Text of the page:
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Stillwater Public Schools board OKs teachers’ contract

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The Independent Schools District 834 Board of Directors voted 5-2 at its meeting on Feb. 25 to approve the master contract with the St. Croix Education Association. SCEA is the teachers’ union for the Stillwater Area Public Schools district.

The contract covers the period of July 1, 2019 through June 30, 2021.

Under the terms of the contract, the salary schedule was increased by 0% in year one and 4.2% in year two.

The district reached a tentative contract agreement with the help of a mediator from the Bureau of Mediation Services. SCEA and voted to approve the agreement on Feb. 18.

Board member Tina Riehle, who served on the negotiating team, voted against approving the contract.

Riehle voiced frustration over the negotiating process. She said the board members who started negotiations were unfairly blamed for not reaching an agreement sooner as 19 meetings were held before mediation.

“The school board never cancelled a meeting, they showed up,” Riehle said. “The SCEA stopped negotiating in July. I’m frustrated because to me they negotiated because of the election.”

By the 2020 election filing deadline for last year’s election, 16 community members filed to serve for five seats on the board.

Those filings came on the heels of a June 2020 board decision where, in a 5-2 vote, the Stillwater Area Schools Board approved a separation agreement with district superintendent Denise Pontrelli. The separation agreement with Pontrelli cost the district nearly $500,000.

The SCEA endorsed (now board chairwoman) Bev Petrie, Allison Sherman, Matt Onken, Annie Porbeni and Katie Hockert. All five the members endorsed by the union were elected in November and they all voted in favor of the teachers’ contract.

Riehle and board member Liz Weisberg, who also voted against the contract, weren’t up for election as both their terms expire in December 2022.

The cost of Pontrelli’s separation agreement impacted negotiations, board member Sherman said.

“The community, including our staff, sees that,” Sherman said. “And they wonder if (the district has) money to do that, then certainly they have money to at least get us to the state average, which this contract still is slightly below the state average. This was going to go to a bad place.”

The state average for teacher’s contract was 0% salary increase in year one and 4.4% increase in year two.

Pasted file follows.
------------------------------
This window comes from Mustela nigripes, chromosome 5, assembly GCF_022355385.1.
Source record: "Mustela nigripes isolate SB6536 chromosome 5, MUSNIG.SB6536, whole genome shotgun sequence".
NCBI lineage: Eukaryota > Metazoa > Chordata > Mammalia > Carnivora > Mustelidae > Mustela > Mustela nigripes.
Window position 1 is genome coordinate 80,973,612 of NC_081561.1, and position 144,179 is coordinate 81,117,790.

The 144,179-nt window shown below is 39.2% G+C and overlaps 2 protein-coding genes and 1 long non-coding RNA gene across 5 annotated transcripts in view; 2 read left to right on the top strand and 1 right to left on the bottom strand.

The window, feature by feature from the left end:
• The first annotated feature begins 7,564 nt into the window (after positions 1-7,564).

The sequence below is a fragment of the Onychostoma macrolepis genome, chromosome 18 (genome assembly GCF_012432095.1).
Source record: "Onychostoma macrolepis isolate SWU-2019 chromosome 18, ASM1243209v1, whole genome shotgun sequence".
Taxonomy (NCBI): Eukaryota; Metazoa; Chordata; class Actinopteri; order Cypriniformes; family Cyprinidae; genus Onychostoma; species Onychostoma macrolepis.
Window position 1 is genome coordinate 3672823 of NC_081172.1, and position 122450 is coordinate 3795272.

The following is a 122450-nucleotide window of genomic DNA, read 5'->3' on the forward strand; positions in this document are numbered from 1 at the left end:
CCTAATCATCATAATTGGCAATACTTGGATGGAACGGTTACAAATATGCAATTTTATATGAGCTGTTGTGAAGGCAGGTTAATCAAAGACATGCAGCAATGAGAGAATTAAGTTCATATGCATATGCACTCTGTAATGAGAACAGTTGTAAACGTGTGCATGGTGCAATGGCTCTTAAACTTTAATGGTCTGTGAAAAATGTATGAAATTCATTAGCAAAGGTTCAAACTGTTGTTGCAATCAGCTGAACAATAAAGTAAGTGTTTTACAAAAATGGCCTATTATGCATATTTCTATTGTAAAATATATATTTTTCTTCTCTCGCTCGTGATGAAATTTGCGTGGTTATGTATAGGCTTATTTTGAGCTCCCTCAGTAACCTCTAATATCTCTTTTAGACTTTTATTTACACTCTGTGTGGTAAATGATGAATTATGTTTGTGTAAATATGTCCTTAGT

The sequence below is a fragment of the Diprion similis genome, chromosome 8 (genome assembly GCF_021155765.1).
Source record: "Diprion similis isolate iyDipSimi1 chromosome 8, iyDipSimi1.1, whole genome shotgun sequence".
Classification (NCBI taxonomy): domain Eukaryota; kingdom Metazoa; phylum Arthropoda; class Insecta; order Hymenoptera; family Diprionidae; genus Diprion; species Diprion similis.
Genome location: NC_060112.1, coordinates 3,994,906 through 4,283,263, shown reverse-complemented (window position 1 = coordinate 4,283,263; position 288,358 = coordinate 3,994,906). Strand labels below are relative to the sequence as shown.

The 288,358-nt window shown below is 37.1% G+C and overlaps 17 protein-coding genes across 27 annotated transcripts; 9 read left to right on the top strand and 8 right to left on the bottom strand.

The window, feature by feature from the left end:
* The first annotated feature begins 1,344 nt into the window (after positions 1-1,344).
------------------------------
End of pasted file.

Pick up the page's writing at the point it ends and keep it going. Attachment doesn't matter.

Sherman added that the prior board set a priority by removing prior administrators instead of settling the teacher’s contract. Sherman noted that ISD 834 was the last district in the state to settle with its teaching staff.

Riehle said other teachers unions in Minnesota were willing to settle for lesser contracts because of the COVID-19 predicament.

“Even though they may not have liked those parameters, they were working for all of us,” Riehle said. “I can’t put my name on these new parameters. I just can’t. When I know we’re going to have cuts coming up next year.”

Weisberg agreed with Riehle saying the district doesn’t have the money to give teachers raises as district enrollment decreases, which could cause the district to make cuts later.

During a budget update earlier in the Feb. 25 meeting, Finance Director John Thein said the district is assuming that it will have a budget shortfall in the next budget season as the district prepares its budget.

Board member Matt Onken said the contract they were voting on predates the pandemic.

“This is rhetorical: But would we all feel the same way had this been negotiated, and voted on near the beginning of the biennium,” he said. “When we had a good economy, 4% at that time would be acceptable. Why wouldn’t it still be acceptable now?”

Weisberg said it’s irresponsible to give teachers a raise now, just to turn around and have to make cuts later. The last contract agreed upon gave the teachers raises and the board later had to cut $2.1 million later.

“I do not want to go through that again, apparently no one else has a problem with it,” Weisberg said.

Onken responded that even though there is a budget currently shortfall forecast, that doesn’t guarantee cuts will be made. He pointed out the district could receive more COVID-19 relief funding from the federal government.

After the district’s meeting was held the US House of Representatives approved a $1.9 trillion COVID relief bill that is now currently in the Senate for discussion. If passed by the senate it will head to President Joe Biden desk for his signature.

Board Chairwoman Bev Petrie also voted in favor of the agreement. She noted that teachers have gone above and beyond the call of duty this year as some are working 70 hours or more a week as they navigate the constant changes created during the pandemic.

“If ever there was a year we need to express our thanks and appreciation for teachers with a contract — that is actually a little bit less than the state average — that this is the year,” Petrie said. “We need to express our thanks to them with a contract that is only fair.”

The Stillwater Gazette has requested a copy of the contract reached with the teacher’s union, and will provide more details on the agreement when it is released.

Contact Matt DeBow at

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